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What's Black and White and Red All Over?

By Richard Morin
Thursday, June 15, 2006

More ink equals more blood, claim two economists who say that newspaper coverage of terrorist incidents leads directly to more attacks.

It's a macabre example of win-win in what economists call a "common-interest game," say Bruno S. Frey of the University of Zurich and Dominic Rohner of Cambridge University.

"Both the media and terrorists benefit from terrorist incidents," their study contends. Terrorists get free publicity for themselves and their cause. The media, meanwhile, make money "as reports of terror attacks increase newspaper sales and the number of television viewers."

The researchers counted direct references to terrorism between 1998 and 2005 in the New York Times and Neue Zuercher Zeitung, a respected Swiss newspaper. They also collected data on terrorist attacks around the world during that period. Using a statistical procedure called the Granger Causality Test, they attempted to determine whether more coverage directly led to more attacks.

The results, they said, were unequivocal: Coverage caused more attacks, and attacks caused more coverage -- a mutually beneficial spiral of death that they say has increased because of a heightened interest in terrorism since Sept. 11, 2001.

One partial solution: Deny groups publicity by not publicly naming the attackers, Frey said. But won't they become known anyway through informal channels such as the Internet?

Not necessarily, Frey said. "Many experiences show us that in virtually all cases several groups claimed responsibility for a particular terrorist act. I would like the same rule that obtains within a country: Nobody can be called a criminal -- in our case a terrorist -- if this has not been established by a court of law."

An Unhelping Hand

Here's a reason some black people may have difficulty finding jobs: Disadvantaged African Americans are hesitant to help even their close friends find work, according to one study.

Sociologist Sandra Susan Smith of the University of California at Berkeley interviewed 105 low-income blacks about the kinds of help they would be willing to give to people they knew. She found that big majorities were reluctant to offer help even to those they felt closest to, either because they thought it would take too much of their time or because they felt the applicant lacked motivation or responsibility.

One big fear: concerns that the applicant might "bring the street" to the job, in the form of language, dress or behavior that would be inappropriate for the workplace, according to a summary of her research that appeared in the latest issue of Contexts, published by the American Sociological Association.

Child Molesters and Home Values

"Megan's Law" and similar statutes may or may not make kids safer from sex predators, but they do drive down property values when a child molester moves into a neighborhood, according to two economists.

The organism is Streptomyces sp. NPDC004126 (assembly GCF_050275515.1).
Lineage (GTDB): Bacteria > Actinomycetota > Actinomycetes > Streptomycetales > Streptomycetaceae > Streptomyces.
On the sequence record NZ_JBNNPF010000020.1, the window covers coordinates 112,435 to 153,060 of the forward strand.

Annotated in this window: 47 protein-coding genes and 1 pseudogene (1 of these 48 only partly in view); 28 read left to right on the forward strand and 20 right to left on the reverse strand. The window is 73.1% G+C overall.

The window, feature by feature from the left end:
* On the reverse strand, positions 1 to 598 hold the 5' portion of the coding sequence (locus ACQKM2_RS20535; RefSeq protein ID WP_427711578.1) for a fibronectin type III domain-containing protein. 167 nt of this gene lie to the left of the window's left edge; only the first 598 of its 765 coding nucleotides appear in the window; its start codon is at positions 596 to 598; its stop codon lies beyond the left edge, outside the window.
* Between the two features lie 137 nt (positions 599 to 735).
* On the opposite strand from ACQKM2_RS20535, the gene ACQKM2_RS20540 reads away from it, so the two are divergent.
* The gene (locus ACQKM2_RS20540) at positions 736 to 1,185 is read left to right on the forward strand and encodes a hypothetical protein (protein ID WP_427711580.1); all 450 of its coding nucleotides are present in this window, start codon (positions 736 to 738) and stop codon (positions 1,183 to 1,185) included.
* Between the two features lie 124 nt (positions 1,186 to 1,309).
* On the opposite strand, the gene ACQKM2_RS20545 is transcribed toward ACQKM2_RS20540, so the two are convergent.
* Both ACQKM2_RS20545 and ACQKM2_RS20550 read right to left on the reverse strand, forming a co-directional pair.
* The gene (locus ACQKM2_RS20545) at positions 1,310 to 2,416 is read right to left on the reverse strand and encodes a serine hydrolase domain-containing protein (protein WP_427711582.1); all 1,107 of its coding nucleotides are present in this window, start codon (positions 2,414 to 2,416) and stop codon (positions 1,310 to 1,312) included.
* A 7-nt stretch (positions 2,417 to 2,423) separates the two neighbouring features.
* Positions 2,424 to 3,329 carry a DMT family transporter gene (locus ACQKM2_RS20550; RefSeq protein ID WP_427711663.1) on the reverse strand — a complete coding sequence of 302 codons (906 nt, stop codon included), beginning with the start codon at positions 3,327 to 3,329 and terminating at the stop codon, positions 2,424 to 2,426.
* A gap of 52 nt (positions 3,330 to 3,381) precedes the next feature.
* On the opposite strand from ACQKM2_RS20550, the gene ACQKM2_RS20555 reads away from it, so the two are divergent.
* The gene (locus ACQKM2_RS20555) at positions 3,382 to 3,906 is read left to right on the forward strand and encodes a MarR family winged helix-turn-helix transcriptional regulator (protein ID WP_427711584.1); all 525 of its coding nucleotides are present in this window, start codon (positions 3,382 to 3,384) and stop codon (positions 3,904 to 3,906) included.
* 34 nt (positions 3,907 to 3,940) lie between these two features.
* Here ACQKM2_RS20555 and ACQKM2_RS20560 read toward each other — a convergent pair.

Those laws were mandated by Congress after 7-year-old Megan Nicole Kanka was raped and murdered by a twice-convicted pedophile in 1994. They require states to register convicted sex offenders and make their names and addresses publicly available.

Economists Leigh L. Linden and Jonah E. Rockoff of Columbia University used the list of registered sex offenders living in Mecklenburg County, N.C., to study home values before and after an offender moved in.

"Houses within a one-tenth-mile area around the home of a sex offender fall by four percent on average (about $5,500) while those further away show no decline," they reported in a working paper published by the National Bureau of Economic Research.

So Shut Up Already

Talking to passengers may be just as dangerous for drivers as talking on a cellphone, according to a study released by the University of Michigan Transportation Research Institute.

James Sayer, an assistant research scientist at the institute, and his colleagues found that drivers who are talking with passengers perform similarly to those yakking on cellphones. For example, the study found that drivers chatting with a passenger were not notably better at staying in the correct lane or steering properly than were drivers who were talking on a cellphone.

Who Would Have Thought?Beer Ads, Regretting Sex and the Kinks

· "Effects of Showing Risk in Beer Commercials to Young Drinkers" by Lara Zwarun, et al., Journal of Broadcasting & Electronic Media, Vol. 50, No. 1. A University of Texas researcher and her colleagues find that college students exposed to TV beer ads depicting activities that are hazardous to perform while drinking, such as snowboarding, were more likely to think it was all right to drink and drive.

· "Sex Differences in Regret: All for Love or Some for Lust?" by Neal Roese, et al., Personality and Social Psychology Bulletin, Vol. 32, No. 6. A research team headed by a University of Illinois psychologist finds that men are more likely to regret missed opportunities for sex than to regret sexual activity, while women are equally likely to regret the times they did and the times they didn't.

· " Za Kinkusu : Ray Davies and the Rise and Fall and Rise of Japanese Rock and Roll" by Michael K. Bourdaghs, Popular Music and Society, Vol. 29, No. 2. A UCLA Asian-language scholar chronicles the influence of the Kinks on Japanese rock-and-roll in a special issue of this journal devoted to the seminal British Invasion rock band.

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